I seem to recall having seen some graphs with lines showing prices in gold staying near flat until the 17-18th century when banking was introduced.

Anyway I've spend too much time on this very interesting topic, should be getting to back to learning for my exams.

Debasing the currency was one way. But anything that changed the supply of silver could do it: (loss + exports) exceeding (production + imports), new mines or the exhaustion of old ones, a king from a gold-rich part of Africa setting out on the Haj with a train of bearers carrying gold dust, ...

Then we get into economic change affecting the prices of specific goods: iron objects tended to get cheaper over the course of the middle ages (more people better organized -> more efficient production), and animal products dearer (more people -> less pasture and game). Economic historians tend to use prices in days of labour or kilos of grain for comparative purposes over a long period.
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William P




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PostPosted: Wed 06 Jul, 2011 12:16 am    Post subject:         Reply with quote

its outside your chosen tme period, but this couple of paragraphs on the vikings swords might open a window somewhat but this might merely refer to the higher tier of sword quality.

Quote:
More than anything else, the sword was the mark of a warrior in the Viking age. They were difficult to make, and therefore rare and expensive. The author of Fstbrra saga wrote in chapter 3 that in saga age Iceland, very few men were armed with swords. Of the 100+ weapons found in Viking age pagan burials in Iceland, only 16 are swords.

A sword might be the most expensive item that a man owned. The one sword whose value is given in the sagas (given by King Hkon to Hskuldur in chapter 13 of Laxdla saga) was said to be worth a half mark of gold. In saga-age Iceland, that represented the value of sixteen milk-cows, a very substantial sum.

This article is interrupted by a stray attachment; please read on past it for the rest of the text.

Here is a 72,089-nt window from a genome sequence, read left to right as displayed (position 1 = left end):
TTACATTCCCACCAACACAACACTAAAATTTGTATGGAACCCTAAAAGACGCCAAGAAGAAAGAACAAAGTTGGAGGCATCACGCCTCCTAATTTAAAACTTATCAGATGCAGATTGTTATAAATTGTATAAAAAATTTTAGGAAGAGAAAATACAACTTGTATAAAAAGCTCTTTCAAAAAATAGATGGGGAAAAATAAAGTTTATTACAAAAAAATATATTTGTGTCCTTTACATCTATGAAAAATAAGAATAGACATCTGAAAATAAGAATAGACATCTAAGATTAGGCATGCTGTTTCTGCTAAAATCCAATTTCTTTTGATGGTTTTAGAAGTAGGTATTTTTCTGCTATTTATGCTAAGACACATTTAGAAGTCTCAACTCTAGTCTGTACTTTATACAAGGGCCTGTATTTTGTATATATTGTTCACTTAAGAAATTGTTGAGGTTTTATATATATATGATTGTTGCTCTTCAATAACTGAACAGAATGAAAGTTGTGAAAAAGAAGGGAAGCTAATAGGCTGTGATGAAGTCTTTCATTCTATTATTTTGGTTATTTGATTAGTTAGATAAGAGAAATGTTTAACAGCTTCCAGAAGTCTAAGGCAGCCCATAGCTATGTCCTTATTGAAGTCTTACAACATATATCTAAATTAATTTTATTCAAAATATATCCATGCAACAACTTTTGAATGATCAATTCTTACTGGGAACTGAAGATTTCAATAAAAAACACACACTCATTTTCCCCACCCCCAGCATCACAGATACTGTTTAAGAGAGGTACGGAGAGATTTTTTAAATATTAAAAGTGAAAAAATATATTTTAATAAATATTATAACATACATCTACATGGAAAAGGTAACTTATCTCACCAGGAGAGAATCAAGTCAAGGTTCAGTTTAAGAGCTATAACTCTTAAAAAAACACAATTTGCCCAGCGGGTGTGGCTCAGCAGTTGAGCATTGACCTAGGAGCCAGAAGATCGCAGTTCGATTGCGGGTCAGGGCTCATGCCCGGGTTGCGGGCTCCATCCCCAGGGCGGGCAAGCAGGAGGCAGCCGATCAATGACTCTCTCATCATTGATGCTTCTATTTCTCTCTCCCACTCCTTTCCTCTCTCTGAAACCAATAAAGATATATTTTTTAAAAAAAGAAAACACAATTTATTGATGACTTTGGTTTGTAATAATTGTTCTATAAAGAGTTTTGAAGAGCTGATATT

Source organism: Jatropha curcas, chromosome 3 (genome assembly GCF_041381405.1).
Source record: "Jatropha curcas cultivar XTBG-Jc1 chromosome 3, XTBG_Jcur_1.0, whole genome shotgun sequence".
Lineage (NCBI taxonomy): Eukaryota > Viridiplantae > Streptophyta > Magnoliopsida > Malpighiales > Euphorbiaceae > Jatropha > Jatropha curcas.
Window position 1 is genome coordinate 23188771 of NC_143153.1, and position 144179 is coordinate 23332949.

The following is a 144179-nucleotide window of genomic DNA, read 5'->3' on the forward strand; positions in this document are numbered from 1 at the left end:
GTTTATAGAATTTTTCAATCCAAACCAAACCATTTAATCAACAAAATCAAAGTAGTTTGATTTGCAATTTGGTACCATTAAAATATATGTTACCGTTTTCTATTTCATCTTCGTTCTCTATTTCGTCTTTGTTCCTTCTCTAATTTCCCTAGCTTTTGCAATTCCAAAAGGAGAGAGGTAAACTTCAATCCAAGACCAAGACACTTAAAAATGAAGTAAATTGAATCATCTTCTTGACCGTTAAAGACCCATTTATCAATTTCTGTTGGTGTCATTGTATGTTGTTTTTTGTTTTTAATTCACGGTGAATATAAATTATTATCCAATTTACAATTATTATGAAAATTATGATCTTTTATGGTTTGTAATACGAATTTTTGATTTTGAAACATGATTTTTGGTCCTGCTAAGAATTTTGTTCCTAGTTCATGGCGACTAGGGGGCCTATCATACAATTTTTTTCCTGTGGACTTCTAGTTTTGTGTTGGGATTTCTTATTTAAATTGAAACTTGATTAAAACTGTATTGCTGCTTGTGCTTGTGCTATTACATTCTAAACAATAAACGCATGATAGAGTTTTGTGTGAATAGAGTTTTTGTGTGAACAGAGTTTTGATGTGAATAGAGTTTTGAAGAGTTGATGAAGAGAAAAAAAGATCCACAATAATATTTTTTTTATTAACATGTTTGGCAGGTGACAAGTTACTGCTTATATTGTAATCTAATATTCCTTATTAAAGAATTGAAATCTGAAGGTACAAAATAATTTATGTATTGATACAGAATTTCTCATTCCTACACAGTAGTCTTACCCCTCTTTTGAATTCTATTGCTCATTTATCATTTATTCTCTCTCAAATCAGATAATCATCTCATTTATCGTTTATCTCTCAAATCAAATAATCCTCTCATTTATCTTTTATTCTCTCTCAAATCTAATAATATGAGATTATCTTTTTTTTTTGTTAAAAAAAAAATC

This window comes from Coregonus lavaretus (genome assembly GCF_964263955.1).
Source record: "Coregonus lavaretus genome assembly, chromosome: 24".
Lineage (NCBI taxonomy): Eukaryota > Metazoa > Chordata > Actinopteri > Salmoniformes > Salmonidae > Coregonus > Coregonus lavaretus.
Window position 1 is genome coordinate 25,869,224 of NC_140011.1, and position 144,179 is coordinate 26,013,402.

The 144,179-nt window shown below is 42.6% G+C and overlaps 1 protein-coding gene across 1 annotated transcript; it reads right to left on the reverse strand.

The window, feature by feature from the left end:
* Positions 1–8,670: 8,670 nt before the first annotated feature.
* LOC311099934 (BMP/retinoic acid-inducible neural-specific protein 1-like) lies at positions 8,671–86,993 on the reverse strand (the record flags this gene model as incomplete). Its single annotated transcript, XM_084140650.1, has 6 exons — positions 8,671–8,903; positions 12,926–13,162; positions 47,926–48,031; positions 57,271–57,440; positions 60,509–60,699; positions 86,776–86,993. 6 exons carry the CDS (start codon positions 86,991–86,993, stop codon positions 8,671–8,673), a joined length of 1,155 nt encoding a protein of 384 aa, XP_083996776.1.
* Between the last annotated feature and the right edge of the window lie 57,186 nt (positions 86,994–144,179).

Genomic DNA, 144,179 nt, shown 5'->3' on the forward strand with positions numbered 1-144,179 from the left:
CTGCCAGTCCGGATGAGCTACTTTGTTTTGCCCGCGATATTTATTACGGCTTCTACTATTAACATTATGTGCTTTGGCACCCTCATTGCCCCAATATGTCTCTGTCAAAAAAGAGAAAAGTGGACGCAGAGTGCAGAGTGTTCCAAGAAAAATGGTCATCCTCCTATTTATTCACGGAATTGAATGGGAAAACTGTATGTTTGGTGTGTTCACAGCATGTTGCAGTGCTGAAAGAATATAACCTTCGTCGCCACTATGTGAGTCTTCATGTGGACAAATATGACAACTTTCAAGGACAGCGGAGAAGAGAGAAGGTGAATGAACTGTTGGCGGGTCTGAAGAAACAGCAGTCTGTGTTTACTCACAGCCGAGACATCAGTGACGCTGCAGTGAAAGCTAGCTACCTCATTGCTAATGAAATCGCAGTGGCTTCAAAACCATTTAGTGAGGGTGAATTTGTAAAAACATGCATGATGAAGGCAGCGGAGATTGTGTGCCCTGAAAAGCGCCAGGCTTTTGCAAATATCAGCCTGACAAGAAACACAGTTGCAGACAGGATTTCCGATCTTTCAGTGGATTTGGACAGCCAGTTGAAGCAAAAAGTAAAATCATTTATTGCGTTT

Swords were heirlooms. They were given names and passed from father to son for generations. The loss of a sword was a catastrophe. Laxdla saga (chapter 30) tells how Geirmundr planned to abandon his wife urr and their baby daughter in Iceland. urr boarded Geirmund's ship at night while he slept. She took his sword, Ftbtr (Leg Biter) and left behind their daughter. urr rowed away in her boat, but not before the baby's cries woke Geirmundr. He called across the water to urr, begging her to return with the sword.

He told her, "Take your daughter and whatever wealth you want."
She asked, "Do you mind the loss of your sword so much?"
"I'd have to lose a great deal of money before I minded as much the loss of that sword."
"Then you shall never have it, since you have treated me dishonorably."
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Paul Hansen




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PostPosted: Wed 06 Jul, 2011 1:39 pm    Post subject:         Reply with quote

On this website: eh.net/hmit/goldprice you can find an overview of the gold price between 1257 and the modern age. Of course there are a lot of caveats, but it's interesting anyway. I've attached a chart from the data that I made a couple of years ago.

Regarding the price of a sword, there is this overview by Dr. Kees C. Nieuwenhuijsen:
http://www.keesn.nl/price/en2_sources.htm
For easy reference, I compiled it into a table and even translated it via silver weight (I counted 36 denarii per solidus, with a denarius weighing 1,3 grams of fine silver) into a value in Euro. Which is also something that you shouldn't do, obviously... Wink The silver price I used was that of 2009, so perhaps it changed a bit. It's just to give a very, very rough idea anyway. Living standards and wages are obviously completely incomparable. On the other hand, a price of about 1200 Euro for a sword does sound more or less right, doesn't it? Razz



 Attachment: 61.12 KB
goldprice-1257-1950.jpg


 Attachment: 80.67 KB
zwaardprijzen.jpg

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Elling Polden




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PostPosted: Wed 06 Jul, 2011 5:47 pm    Post subject:         Reply with quote

Quote:
More than anything else, the sword was the mark of a warrior in the Viking age. They were difficult to make, and therefore rare and expensive. The author of Fstbrra saga wrote in chapter 3 that in saga age Iceland, very few men were armed with swords. Of the 100+ weapons found in Viking age pagan burials in Iceland, only 16 are swords.

A sword might be the most expensive item that a man owned. The one sword whose value is given in the sagas (given by King Hkon to Hskuldur in chapter 13 of Laxdla saga) was said to be worth a half mark of gold. In saga-age Iceland, that represented the value of sixteen milk-cows, a very substantial sum.


In high medieval Norway, the yearly income from a cow was rated to 1/2 silver mark in value. Half a mark of gold would equal about 10 silver marks, or the income from 20 cows.